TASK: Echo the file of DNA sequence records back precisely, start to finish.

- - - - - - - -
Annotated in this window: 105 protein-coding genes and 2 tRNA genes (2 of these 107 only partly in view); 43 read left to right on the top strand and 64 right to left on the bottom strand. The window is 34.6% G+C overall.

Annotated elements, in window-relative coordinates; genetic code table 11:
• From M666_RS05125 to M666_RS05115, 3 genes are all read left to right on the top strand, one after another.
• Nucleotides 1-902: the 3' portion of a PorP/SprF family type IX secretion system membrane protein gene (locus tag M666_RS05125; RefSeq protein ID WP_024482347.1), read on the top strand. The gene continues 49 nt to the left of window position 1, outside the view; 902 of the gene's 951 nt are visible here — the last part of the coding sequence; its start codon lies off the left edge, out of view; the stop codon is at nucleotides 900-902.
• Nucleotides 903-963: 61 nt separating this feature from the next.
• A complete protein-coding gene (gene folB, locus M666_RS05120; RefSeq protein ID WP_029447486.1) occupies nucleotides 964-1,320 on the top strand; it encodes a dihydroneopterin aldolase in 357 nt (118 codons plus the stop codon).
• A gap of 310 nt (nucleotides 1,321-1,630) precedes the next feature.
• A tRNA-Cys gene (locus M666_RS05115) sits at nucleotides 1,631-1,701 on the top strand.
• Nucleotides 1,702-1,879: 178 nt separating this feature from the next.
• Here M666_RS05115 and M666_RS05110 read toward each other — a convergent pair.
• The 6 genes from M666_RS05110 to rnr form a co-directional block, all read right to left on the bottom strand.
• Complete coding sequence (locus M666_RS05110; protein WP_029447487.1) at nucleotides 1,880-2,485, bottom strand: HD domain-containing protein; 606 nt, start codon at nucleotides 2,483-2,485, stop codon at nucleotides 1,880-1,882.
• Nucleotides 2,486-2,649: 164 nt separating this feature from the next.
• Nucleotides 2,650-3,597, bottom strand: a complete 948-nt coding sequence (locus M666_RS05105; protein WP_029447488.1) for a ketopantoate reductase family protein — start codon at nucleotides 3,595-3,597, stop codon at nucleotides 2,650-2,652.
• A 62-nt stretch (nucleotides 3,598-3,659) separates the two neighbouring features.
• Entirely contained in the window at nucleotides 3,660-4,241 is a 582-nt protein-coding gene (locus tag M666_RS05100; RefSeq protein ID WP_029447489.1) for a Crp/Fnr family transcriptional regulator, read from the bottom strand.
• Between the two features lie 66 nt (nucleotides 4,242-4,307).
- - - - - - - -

Annotated in this window: 105 protein-coding genes and 2 tRNA genes (2 of these 107 only partly in view); 43 read left to right on the top strand and 64 right to left on the bottom strand. The window is 34.6% G+C overall.

Annotated elements, in window-relative coordinates; genetic code table 11:
• From M666_RS05125 to M666_RS05115, 3 genes are all read left to right on the top strand, one after another.
• Nucleotides 1-902: the 3' portion of a PorP/SprF family type IX secretion system membrane protein gene (locus tag M666_RS05125; RefSeq protein ID WP_024482347.1), read on the top strand. The gene continues 49 nt to the left of window position 1, outside the view; 902 of the gene's 951 nt are visible here — the last part of the coding sequence; its start codon lies off the left edge, out of view; the stop codon is at nucleotides 900-902.
• Nucleotides 903-963: 61 nt separating this feature from the next.
• A complete protein-coding gene (gene folB, locus M666_RS05120; RefSeq protein ID WP_029447486.1) occupies nucleotides 964-1,320 on the top strand; it encodes a dihydroneopterin aldolase in 357 nt (118 codons plus the stop codon).
• A gap of 310 nt (nucleotides 1,321-1,630) precedes the next feature.
• A tRNA-Cys gene (locus M666_RS05115) sits at nucleotides 1,631-1,701 on the top strand.
• Nucleotides 1,702-1,879: 178 nt separating this feature from the next.
• Here M666_RS05115 and M666_RS05110 read toward each other — a convergent pair.
• The 6 genes from M666_RS05110 to rnr form a co-directional block, all read right to left on the bottom strand.
• Complete coding sequence (locus M666_RS05110; protein WP_029447487.1) at nucleotides 1,880-2,485, bottom strand: HD domain-containing protein; 606 nt, start codon at nucleotides 2,483-2,485, stop codon at nucleotides 1,880-1,882.
• Nucleotides 2,486-2,649: 164 nt separating this feature from the next.
• Nucleotides 2,650-3,597, bottom strand: a complete 948-nt coding sequence (locus M666_RS05105; protein WP_029447488.1) for a ketopantoate reductase family protein — start codon at nucleotides 3,595-3,597, stop codon at nucleotides 2,650-2,652.
• A 62-nt stretch (nucleotides 3,598-3,659) separates the two neighbouring features.
• Entirely contained in the window at nucleotides 3,660-4,241 is a 582-nt protein-coding gene (locus tag M666_RS05100; RefSeq protein ID WP_029447489.1) for a Crp/Fnr family transcriptional regulator, read from the bottom strand.
• Between the two features lie 66 nt (nucleotides 4,242-4,307).